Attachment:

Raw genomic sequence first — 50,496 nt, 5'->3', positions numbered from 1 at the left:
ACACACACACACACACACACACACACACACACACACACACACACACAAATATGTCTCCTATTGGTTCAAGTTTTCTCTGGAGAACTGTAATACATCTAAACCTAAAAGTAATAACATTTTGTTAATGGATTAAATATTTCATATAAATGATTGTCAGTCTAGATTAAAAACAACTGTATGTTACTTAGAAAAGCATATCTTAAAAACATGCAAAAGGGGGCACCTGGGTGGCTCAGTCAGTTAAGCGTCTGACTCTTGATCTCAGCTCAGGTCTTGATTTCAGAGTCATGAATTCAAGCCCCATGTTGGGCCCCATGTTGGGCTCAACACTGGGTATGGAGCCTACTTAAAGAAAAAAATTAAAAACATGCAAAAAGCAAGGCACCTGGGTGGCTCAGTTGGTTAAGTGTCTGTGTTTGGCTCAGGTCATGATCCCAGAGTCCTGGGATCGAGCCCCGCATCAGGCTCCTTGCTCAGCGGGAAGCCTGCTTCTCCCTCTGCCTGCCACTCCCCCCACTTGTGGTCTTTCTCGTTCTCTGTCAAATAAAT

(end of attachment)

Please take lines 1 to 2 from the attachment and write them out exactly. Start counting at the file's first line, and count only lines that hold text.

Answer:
Raw genomic sequence first — 50,496 nt, 5'->3', positions numbered from 1 at the left:
ACACACACACACACACACACACACACACACACACACACACACACACAAATATGTCTCCTATTGGTTCAAGTTTTCTCTGGAGAACTGTAATACATCTAAACCTAAAAGTAATAACATTTTGTTAATGGATTAAATATTTCATATAAATGATTGTCAGTCTAGATTAAAAACAACTGTATGTTACTTAGAAAAGCATATCTTAAAAACATGCAAAAGGGGGCACCTGGGTGGCTCAGTCAGTTAAGCGTCTGACTCTTGATCTCAGCTCAGGTCTTGATTTCAGAGTCATGAATTCAAGCCCCATGTTGGGCCCCATGTTGGGCTCAACACTGGGTATGGAGCCTACTTAAAGAAAAAAATTAAAAACATGCAAAAAGCAAGGCACCTGGGTGGCTCAGTTGGTTAAGTGTCTGTGTTTGGCTCAGGTCATGATCCCAGAGTCCTGGGATCGAGCCCCGCATCAGGCTCCTTGCTCAGCGGGAAGCCTGCTTCTCCCTCTGCCTGCCACTCCCCCCACTTGTGGTCTTTCTCGTTCTCTGTCAAATAAAT